Why we should care about the PTO’s new points system
Will this new ranking system see more big names race each other more often?Photo by: PTO
It’s been a year in the making, but thanks to the hard work the Professional Triathletes Organisation (PTO) Athletes Rankings Committee – Canadian Jackson Laundry was part of the group that also included Ruth Astle (GBR), Antony Costes (FRA), Renee Kiley (AUS) and Danielle Lewis (USA), along with help from stats guru Thorsten Radde and the PTO’s Dylan McNiece – the PTO World Ranking system has been revamped.
Believe it or not, you actually care about this news. I’m not going to do too deep a dive into how the whole system works, but at the end of the day this new system is going to encourage the world’s best triathletes to race against each other more often. For triathlon fans around the world, that’s a big win.
While the new system wouldn’t have changed much in the men’s standings from last year, it would have had some pretty big repercussions for the women’s standings – the new system is now in place and moves Ashleigh Gentle (third in last year’s standings) to the top of the mix, while last year’s PTO World Ranking leader Anne Haug moves down to sixth.
Haug had a huge win at Challenge Roth last year, which garnered some major points, but Gentle captured the two PTO Open races (Canada and US) – each with a $1 million prize purse.
Remember the days when we’d never see the top athletes compete against each other until Kona or the 70.3 worlds? The new points system should drive the top athletes to compete against each other at big prize money races.
Why the change?
To put it simply, for the most part, pro triathletes hated the old system. In theory the concept was good – reward athletes for great performances regardless of who they were racing. Based to some extent on the strength of the field and the athletes finishing position, the system also took into account an “adjusted ideal time” for each course and an athletes performance in comparison to that. While that actually made a lot of sense during the pandemic, as we got to “real” racing over the last few years it didn’t seem to always reward the best performances. Suffice it to say that the algorithm-based stats drove many triathletes and fans nuts.
So, if the athletes were going to complain about it, it certainly makes sense that, as co-owners of the PTO, they should have some say in changing it.
“As an organisation co-owned by its athletes, it was important they took the lead in developing the new PTO World Ranking System, following unanimous feedback that the system needed to change,” said PTO CEO Sam Renouf. “We would like to especially thank the PTO Athlete Rankings Committee for all their ideas, energy and hard work over the last year, which I believe has got us to a much better place. An effective PTO World Ranking System is crucial to help us spotlight the sport’s superstars and create a season-long narrative for fans to follow.”
The new system follows four basic principles:
- A tiering system for races
- Rewarding race positions directly
- Consideration of the strength of field at each event; and
- Ensuring exceptional performances are rewarded based on finishing times compared to other athletes in the same race.
“Over the past 13 months the rankings committee have been working hard to come up with a system that met the core principles we felt were fundamental to the system – simple, transparent, objective and fair,” said Astle. “We explored a whole range of different systems to try and meet these criteria and I believe that the system we have ended up with will make it easier for athletes to know what points they can expect from a race, and for fans to understand how those points were awarded. It also rewards good racing at the most competitive events, which I think is fundamental in progressing our sport.”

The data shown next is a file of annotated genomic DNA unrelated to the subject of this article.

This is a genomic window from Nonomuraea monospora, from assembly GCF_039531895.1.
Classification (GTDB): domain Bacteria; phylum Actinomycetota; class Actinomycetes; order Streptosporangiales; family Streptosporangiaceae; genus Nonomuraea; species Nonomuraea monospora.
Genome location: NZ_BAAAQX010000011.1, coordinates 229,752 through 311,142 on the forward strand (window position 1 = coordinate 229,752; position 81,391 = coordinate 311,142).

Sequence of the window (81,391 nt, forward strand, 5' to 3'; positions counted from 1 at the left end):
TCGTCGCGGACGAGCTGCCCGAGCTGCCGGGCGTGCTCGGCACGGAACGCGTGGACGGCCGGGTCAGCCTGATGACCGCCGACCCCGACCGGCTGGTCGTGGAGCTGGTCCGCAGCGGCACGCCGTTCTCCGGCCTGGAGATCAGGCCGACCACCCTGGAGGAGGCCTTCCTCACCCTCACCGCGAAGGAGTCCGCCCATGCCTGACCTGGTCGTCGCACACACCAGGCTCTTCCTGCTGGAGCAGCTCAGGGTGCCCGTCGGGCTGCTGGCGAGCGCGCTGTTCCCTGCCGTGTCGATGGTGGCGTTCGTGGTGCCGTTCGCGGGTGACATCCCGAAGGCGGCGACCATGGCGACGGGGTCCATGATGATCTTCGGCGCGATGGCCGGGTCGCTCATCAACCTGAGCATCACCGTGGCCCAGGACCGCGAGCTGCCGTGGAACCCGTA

Tiers and Race Position Score
I promised not to dig too deep into the new system (for those who want more info, click here), but I will try to run through those four principles.
A race’s “tier” is based on “prize money, availability of travel expenses and accommodation, payment of appearance fees, bonus programs, media exposure, live broadcast/ coverage and overall commitment to supporting professional athletes,” according to the PTO.
There are five tiers, starting with Diamond (over $500,000 in prize money) down to Bronze ($10,000 to $25,000 in prize money). The base “race position” score is based on the tier – 100 points for Diamond down to 70 for Bronze. The race position score is worth 40 per cent of the final ranking score at a race.
Full-distance races within the bottom three tiers (Bronze, Silver and Gold) can provide a five per cent bonus – this is to reward athletes who focus on full-distance events.
Strength of Field (SOF), Race Time Score
“A race’s final SOF Score is calculated based on the average ranking points of the top-five athletes who start the race (regardless of any eventual DNFs),” the PTO said in the World Ranking System “explainer.”
The strength of field score accounts for 30 per cent of the final ranking score.
“Race position and strength of field alone can’t truly evaluate an athlete’s performance on the day compared to the rest of the field,” the explainer continues. “By also factoring in athletes’ finishing times relative to their competition, there is a fairer spread of points befitting both exceptional performances at the pointy end of the race and slower times throughout the results sheet.”
That Race Time Score also contributes 30 per cent to the overall race score.
PTO World Ranking
An athletes PTO World Ranking is based on the average of their top three race scores over the last 52 weeks.
“In this way the PTO WRS rewards those athletes who perform well consistently at the biggest races with the toughest competition,” the PTO says.